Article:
Lifelong learning is no longer optional — it’s mandatory. According to many experts, a new economy is emerging that will include more technology and automation and will require higher levels of knowledge and skill. Ironically, as technology becomes more prevalent and remote working becomes more common, “people skills” — things like communication, teamwork, and problem solving — will also become increasingly important.
The COVID-19 pandemic has likely hastened these changes, potentially leaving behind many people who lost their jobs in the last 15-18 months. Change will continue to permeate the workplace, and it is unlikely things will go back to the way they were. So continuous learning and upskilling will be required for ongoing protection against obsolescence.
In this emerging economy, it is more important than ever that curriculum and learning outcomes are connected to what employers are saying they need. Educators must continually monitor the job market for in-demand occupations and emerging skills and partner with employers to adjust current offerings and create new ones.
From self-paced training to more structured approaches
How will people upskill or reskill to participate in this new economy? Learners have many choices, and more are continually being added. They range from apps on your phone to advanced degrees, and everything in between. There are a myriad of self-paced training options available, and while they have their place for learning many tasks, a more structured approach to learning may have larger and longer lasting benefits.
For those with the time and resources, bachelor’s degree completion as a part-time student is an attractive choice, especially since the evidence still indicates that in most cases individuals with a bachelor’s degree earn about $25,000 more per year on average than individuals with just a high school diploma. There are a variety of options for degree completion. Some students choose a self-designed path that allows them to focus on their areas of interest and incorporate previous courses and life experiences. In other cases, students may choose a more defined path that teaches in-demand skills and competencies.
But other options exist for those who aren’t quite ready to pursue a degree. Specialized certificates can be earned by taking four to five classes in just a semester or two. In a growing number of cases, several of these certificates can be “stacked” to earn a degree either at the undergraduate or graduate level. For many adults, this is a more convenient and affordable way to build their knowledge and skills and perhaps eventually earn a degree.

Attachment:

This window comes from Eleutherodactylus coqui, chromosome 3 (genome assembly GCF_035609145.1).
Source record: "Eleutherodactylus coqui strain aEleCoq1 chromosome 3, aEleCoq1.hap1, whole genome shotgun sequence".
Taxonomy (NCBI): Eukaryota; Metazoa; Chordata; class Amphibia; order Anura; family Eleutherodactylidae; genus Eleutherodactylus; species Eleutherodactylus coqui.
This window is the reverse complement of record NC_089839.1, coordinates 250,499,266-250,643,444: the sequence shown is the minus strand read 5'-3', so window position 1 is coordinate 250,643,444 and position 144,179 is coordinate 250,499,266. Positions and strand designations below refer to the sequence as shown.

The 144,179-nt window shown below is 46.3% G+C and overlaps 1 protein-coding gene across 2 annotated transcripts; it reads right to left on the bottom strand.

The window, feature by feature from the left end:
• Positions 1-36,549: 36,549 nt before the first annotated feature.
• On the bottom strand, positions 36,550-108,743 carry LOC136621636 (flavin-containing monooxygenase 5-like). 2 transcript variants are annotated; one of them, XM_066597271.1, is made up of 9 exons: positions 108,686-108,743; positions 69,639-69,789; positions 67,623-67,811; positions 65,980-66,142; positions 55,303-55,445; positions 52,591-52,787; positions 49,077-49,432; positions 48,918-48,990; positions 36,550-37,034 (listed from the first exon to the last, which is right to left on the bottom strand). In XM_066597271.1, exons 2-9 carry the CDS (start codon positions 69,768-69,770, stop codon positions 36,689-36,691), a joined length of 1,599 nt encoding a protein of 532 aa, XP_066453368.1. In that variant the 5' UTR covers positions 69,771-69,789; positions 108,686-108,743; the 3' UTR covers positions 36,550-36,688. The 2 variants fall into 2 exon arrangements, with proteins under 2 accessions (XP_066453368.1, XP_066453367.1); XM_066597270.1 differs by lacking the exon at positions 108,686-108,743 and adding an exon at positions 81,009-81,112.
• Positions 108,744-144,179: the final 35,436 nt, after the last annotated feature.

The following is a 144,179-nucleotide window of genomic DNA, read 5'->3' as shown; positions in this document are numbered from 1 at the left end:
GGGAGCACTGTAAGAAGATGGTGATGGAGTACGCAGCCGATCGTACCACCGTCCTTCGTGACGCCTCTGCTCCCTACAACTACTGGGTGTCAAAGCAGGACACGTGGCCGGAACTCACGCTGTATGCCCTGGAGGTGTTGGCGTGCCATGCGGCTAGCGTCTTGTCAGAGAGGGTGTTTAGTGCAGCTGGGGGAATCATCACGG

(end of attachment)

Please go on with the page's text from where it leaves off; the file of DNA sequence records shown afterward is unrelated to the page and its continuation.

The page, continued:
Bootcamps are another relatively new type of credential that prepares students for work in the new tech economy. Bootcamps, which are shorter, more intensive dives into higher tech fields, continue to grow in popularity among both students and employers.
Updating or expanding skills
As they face the future, many professionals don’t need another degree, but find they need to update or expand their skill set to stay competitive. For them, short, affordable courses and certificates that teach in-demand skills is the right option.
To be useful, these types of offerings must be designed with adult learners — people who have jobs, families, and other obligations to manage — in mind. These folks represent the vast majority of learners in higher education across the country and will continue to form the backbone of the workforce in the future. That means offering courses and programs in some combination of online, short format, evening, weekends, or other options to make them accessible.
Higher education has often been thought of as a stodgy, slow-moving ivory tower disconnected from “real life.” At the University of Minnesota’s College of Continuing and Professional Studies, we are intent on disrupting that mindset by continually innovating and offering courses, credentials, and degrees in formats that provide what people need, when they need it, to succeed in the new economy.
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